Dutton Penguin Random House, $27.95, 387 pages, ISBN 978-0-525-95460-6
There’s times, it seems, in everyone’s life when there’s just not enough money on hand to pay all the bills coming due. The reasons for this, and the excuses, are many and various, but the bottom line is called insolvency . . . and no matter how badly you want to . . . you just can’t pay. Panic sets in. You’re trapped with no way out. That’s the position single father Danny Goodman finds himself in when he’s unable to pay the tuition for his daughter’s exclusive private school in Boston.
Suspicion, by Joseph Finder, is the story of a man trying to do the best for his child. Desperate and with nowhere to turn for help, he accepts a $50,000 check on a handshake deal from Tom Galvin, the father of Abby Goodman’s best friend Jenna, and one of Boston’s wealthiest hedge fund money managers.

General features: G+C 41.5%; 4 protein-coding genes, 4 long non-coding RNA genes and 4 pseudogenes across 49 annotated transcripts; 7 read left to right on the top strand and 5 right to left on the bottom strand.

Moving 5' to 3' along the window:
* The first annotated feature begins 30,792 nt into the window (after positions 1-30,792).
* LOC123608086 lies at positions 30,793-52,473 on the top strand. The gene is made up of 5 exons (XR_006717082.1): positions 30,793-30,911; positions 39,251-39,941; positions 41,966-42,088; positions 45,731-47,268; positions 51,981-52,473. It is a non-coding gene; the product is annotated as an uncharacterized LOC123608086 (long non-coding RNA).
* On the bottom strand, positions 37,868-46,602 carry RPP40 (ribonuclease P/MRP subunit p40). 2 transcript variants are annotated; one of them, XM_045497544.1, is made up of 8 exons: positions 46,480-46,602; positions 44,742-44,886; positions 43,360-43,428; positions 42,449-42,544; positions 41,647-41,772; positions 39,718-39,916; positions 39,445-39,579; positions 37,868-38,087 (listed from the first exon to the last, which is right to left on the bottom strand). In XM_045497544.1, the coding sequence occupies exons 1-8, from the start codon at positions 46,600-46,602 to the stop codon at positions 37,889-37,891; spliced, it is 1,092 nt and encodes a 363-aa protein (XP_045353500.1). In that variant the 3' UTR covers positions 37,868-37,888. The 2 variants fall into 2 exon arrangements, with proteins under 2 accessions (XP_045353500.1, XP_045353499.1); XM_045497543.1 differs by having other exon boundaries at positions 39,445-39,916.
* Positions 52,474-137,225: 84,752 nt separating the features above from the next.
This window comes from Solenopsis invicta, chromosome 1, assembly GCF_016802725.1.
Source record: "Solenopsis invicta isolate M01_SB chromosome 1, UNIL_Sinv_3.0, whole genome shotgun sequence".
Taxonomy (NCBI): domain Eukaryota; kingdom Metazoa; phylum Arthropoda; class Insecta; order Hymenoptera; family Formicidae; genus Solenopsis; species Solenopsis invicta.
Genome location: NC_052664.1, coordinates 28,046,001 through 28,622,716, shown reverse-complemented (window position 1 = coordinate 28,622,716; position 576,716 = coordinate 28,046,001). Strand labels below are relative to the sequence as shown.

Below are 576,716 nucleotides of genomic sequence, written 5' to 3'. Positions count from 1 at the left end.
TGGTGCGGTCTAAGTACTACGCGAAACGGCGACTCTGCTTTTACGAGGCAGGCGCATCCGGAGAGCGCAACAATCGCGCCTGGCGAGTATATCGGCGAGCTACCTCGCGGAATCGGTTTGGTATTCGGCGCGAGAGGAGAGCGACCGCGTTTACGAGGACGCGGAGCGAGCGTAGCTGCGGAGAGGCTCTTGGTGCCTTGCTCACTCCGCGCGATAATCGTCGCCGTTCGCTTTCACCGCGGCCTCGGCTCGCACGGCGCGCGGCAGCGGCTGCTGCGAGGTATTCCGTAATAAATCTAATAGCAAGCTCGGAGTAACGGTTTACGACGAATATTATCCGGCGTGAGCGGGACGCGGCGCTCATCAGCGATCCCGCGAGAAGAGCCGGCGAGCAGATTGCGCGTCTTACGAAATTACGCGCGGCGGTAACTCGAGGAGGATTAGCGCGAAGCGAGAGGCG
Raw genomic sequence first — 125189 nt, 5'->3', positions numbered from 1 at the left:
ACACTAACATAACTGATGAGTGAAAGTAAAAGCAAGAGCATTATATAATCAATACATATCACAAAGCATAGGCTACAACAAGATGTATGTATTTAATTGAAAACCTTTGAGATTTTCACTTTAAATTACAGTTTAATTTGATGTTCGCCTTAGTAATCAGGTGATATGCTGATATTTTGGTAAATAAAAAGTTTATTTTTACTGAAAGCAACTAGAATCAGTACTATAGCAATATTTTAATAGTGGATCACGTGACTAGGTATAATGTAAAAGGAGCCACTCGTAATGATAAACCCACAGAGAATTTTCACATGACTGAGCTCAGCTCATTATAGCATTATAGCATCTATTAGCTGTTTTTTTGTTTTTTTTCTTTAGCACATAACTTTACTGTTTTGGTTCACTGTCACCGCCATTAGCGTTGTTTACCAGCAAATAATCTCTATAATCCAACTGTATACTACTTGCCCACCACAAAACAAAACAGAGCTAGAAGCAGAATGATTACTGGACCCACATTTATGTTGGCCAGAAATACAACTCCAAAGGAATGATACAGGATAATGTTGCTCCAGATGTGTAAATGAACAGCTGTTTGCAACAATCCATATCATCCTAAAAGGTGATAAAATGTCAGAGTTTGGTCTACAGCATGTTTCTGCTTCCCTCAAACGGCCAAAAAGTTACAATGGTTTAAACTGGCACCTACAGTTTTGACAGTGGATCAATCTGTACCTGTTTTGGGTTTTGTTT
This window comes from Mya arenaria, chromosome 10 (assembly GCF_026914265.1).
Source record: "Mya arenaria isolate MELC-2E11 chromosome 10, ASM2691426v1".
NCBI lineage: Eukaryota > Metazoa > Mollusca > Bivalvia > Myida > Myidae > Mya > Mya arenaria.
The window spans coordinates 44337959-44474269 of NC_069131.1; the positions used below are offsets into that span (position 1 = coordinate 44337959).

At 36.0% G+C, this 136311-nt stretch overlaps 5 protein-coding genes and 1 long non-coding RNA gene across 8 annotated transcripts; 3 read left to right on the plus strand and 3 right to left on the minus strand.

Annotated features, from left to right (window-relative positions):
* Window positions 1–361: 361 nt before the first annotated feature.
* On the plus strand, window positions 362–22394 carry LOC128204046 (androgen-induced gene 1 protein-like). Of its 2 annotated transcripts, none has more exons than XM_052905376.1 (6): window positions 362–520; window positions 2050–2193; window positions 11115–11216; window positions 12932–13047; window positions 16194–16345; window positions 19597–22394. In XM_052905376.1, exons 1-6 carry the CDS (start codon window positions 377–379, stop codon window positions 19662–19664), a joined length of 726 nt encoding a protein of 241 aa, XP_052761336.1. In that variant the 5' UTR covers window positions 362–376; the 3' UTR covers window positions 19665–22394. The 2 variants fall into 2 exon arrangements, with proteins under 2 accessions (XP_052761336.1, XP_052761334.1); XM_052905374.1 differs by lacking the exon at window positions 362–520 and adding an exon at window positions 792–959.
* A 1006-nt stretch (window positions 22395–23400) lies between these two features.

As soon as he deposits the check in his bank account however, Danny Goodman’s nightmare begins. Two DEA agents show up and take him into custody, charging him with money laundering for accepting drug money. Danny is given an impossible choice: fight the government indictment in court, which he can’t afford to do, for obvious reason or, act as an untrained undercover agent, treacherously informing on his new friend . . . a suspected agent for the biggest, most violent and deadly Mexican Drug Cartel. Trying to protect his daughter and girlfriend, while living up to his DEA agreement, Danny is forced to lie to everyone in his life, while at the same time, deciding who is the real enemy . . . and risk losing everything and all who are most precious to him. Suspicion is a non-stop thrill ride that never lets up while never letting the reader down. It is, as Michael Connelly so aptly puts it, “One man’s fight for survival that becomes everyman’s journey to the light.” Contemporary and cutting-edge, this one’s a book for the ages.